CRO is a hot term among the marketers and you can hear them out talking about tons of data which may or may not have any direct relation to a specific campaign, they analyze to arrive at the conclusion why their campaign didn’t work or what they are doing wrong. But is CRO strategy all about analyzing large pile of data to arrive at this conclusion?
The answer is a Big NO. The marketers should focus more on analyzing the traffic that interacts with the landing page and specific actions they take on it. If the traffic is bouncing off from the page without taking any significant action and checking other pages then that traffic is not your target to work further as they don’t have any intention to stay on your page.
Generally, many marketers focus on tricking the user to take action and force them to take it by providing a bait or irresistible lead magnet.
Analyzing the buyer journey and heatmaps can help in ironing out the areas that need further improvement. While creating any CRO strategy the focus should be on achieving the results in a sustainable manner in medium to long term and should avoid cheap tactics to gain leads as it may backfire in the long run and can dilute the trustworthiness of the brand.
Here in this article, we will discuss 3 ways we can simplify our CRO strategy:
1) Focus on Single Goal
We often see landing pages that have multiple forms and redirects to other action pages distracting the user from the actual action and exiting from the landing page. The designers should focus on a single action on any given page, creating a clear set of actions in the mind of users they would take on the website. Multiple forms on a page can add to the visual load on the user’s mind and may decline any action on the page and exit.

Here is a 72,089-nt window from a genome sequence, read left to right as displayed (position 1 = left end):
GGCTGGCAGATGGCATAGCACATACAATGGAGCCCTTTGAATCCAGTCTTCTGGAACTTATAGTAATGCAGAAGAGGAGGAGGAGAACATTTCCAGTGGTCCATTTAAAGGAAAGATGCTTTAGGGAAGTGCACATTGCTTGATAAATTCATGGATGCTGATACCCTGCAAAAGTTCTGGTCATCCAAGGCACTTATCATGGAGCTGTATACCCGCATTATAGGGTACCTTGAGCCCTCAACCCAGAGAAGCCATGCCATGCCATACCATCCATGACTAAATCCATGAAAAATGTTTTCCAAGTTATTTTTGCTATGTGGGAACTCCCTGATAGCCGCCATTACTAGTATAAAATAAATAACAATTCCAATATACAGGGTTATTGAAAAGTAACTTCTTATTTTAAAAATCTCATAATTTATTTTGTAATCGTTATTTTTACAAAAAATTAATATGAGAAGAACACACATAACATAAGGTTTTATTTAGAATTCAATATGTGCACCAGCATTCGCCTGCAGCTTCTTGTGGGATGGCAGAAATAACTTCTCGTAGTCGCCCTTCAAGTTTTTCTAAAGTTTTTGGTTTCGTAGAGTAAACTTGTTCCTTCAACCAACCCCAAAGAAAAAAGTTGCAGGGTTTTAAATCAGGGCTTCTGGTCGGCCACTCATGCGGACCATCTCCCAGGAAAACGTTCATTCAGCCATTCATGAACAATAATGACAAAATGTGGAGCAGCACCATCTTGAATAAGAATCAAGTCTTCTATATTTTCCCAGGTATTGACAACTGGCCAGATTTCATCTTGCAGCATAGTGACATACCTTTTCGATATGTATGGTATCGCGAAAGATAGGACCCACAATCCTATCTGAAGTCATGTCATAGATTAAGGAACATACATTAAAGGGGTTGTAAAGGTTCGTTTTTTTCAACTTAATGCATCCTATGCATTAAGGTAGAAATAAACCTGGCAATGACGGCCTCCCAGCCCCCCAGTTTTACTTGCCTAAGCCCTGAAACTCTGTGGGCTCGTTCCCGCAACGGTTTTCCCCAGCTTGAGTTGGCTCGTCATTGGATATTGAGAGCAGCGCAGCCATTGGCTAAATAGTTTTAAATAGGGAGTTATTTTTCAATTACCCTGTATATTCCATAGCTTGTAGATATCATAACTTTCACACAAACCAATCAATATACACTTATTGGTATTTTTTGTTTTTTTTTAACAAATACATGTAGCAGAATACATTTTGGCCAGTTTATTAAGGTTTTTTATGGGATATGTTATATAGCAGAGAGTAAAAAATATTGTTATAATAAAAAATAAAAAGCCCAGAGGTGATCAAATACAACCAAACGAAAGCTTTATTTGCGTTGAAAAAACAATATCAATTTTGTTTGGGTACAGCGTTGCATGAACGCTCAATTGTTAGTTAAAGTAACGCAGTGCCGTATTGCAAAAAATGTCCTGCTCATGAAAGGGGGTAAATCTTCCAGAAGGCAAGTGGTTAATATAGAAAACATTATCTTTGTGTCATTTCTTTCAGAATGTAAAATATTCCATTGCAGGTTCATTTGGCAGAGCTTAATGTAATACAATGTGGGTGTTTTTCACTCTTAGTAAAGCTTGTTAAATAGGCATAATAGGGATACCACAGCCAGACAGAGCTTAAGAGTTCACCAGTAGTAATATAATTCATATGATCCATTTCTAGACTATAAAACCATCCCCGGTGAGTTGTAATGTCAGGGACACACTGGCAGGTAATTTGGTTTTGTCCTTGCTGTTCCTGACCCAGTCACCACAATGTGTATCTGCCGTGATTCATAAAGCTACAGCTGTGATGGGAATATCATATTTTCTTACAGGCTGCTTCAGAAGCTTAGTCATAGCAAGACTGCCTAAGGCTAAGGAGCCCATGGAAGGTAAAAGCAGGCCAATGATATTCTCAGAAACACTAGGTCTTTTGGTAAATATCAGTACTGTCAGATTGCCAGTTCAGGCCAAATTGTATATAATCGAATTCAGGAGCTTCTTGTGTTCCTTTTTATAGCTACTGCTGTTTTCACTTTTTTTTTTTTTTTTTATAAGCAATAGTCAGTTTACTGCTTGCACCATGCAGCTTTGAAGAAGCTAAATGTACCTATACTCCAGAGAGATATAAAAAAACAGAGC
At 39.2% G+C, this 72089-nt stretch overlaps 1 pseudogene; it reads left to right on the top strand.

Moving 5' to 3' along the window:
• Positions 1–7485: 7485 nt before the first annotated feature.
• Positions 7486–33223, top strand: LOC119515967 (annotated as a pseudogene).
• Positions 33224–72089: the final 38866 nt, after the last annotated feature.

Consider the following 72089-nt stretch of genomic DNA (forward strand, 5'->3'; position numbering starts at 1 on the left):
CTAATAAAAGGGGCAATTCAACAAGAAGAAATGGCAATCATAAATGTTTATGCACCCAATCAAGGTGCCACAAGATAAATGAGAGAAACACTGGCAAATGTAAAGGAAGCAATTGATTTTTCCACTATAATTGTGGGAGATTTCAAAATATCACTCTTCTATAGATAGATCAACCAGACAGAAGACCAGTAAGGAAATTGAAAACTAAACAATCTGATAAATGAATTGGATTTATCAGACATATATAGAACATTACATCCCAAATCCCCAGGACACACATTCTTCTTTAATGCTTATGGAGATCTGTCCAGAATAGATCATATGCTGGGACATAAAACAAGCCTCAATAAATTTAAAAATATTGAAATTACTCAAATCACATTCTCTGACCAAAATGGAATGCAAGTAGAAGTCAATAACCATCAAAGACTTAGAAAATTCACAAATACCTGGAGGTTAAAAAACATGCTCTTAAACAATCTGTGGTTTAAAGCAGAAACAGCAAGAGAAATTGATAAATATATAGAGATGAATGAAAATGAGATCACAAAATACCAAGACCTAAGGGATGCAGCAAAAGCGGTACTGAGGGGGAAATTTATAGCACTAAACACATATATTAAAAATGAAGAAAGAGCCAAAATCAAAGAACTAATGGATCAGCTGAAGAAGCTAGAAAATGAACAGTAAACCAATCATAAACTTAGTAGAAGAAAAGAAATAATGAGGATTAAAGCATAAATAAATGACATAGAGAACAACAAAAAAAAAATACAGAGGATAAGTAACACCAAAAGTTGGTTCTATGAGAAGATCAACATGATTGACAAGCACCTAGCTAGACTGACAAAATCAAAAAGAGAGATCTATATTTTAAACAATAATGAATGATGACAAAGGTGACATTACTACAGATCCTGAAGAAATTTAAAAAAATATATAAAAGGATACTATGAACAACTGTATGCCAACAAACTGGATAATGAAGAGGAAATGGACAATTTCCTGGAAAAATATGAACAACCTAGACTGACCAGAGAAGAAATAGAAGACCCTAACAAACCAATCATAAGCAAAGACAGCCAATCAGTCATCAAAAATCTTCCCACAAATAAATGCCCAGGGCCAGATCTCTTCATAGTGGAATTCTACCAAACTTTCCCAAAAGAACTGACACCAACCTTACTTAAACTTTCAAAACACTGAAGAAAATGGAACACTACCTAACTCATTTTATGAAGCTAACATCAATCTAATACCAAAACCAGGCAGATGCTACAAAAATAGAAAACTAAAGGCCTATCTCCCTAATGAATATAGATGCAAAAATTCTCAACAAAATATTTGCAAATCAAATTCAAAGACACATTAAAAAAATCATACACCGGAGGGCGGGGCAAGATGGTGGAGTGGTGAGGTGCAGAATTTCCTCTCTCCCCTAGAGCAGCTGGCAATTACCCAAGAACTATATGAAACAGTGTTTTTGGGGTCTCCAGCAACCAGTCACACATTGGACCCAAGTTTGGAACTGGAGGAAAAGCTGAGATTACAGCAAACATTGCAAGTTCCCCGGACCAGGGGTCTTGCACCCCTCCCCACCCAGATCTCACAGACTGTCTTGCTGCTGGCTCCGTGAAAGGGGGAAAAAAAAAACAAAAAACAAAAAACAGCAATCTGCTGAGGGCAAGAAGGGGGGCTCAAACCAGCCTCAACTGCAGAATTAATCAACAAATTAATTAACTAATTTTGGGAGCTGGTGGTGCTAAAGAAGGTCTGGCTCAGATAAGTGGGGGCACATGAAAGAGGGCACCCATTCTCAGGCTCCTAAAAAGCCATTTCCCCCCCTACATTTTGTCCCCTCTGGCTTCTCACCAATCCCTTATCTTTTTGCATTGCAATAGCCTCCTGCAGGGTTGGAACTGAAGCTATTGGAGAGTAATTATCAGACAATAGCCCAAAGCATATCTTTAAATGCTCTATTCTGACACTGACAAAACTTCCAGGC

2) Eliminating distractions on the page
Imagine creating an ad with the keyword “best sports shoes” and the user clicks on it and lands on the page. He sees his favorite shoes then suddenly a pop up appears out of nowhere forcing him to signup for the latest discounts and then if he closes the popup, he encounters a chatbot again forcing him to take action. This is now largely a trend on many of the website but advertisers and clients fail to realize that it may be hampering the user experience and may not be adding to any value for the user. The designer should focus on simplifying the landing page and provide relevant information about what the user demands.
3) Reducing Clutter and shortening the steps to checkout
Adding multiple layers to checkout can not only increase the average time for checkout on your site but can also lead to more abandoned carts on your website. With the ever falling attention span of the user, we need to provide him a solution so that he can take the desired action quickly. In the after-purchase stage, we can retarget him for some other actions.
For Example: While buying a mattress online I was offered a discount and applied it and in between no unnecessary steps were there forcing me to take other actions. After the checkout was complete, I was Emailed a list of add-ons that can enhance the life of my mattress or pillows or accessories complementary to the product. The checkout process should also avoid the necessary need to create an account and have a step checkout process where after selecting the product the user can check out by just entering the shipping details(if not account user) and payment method that delivers a one-step experience.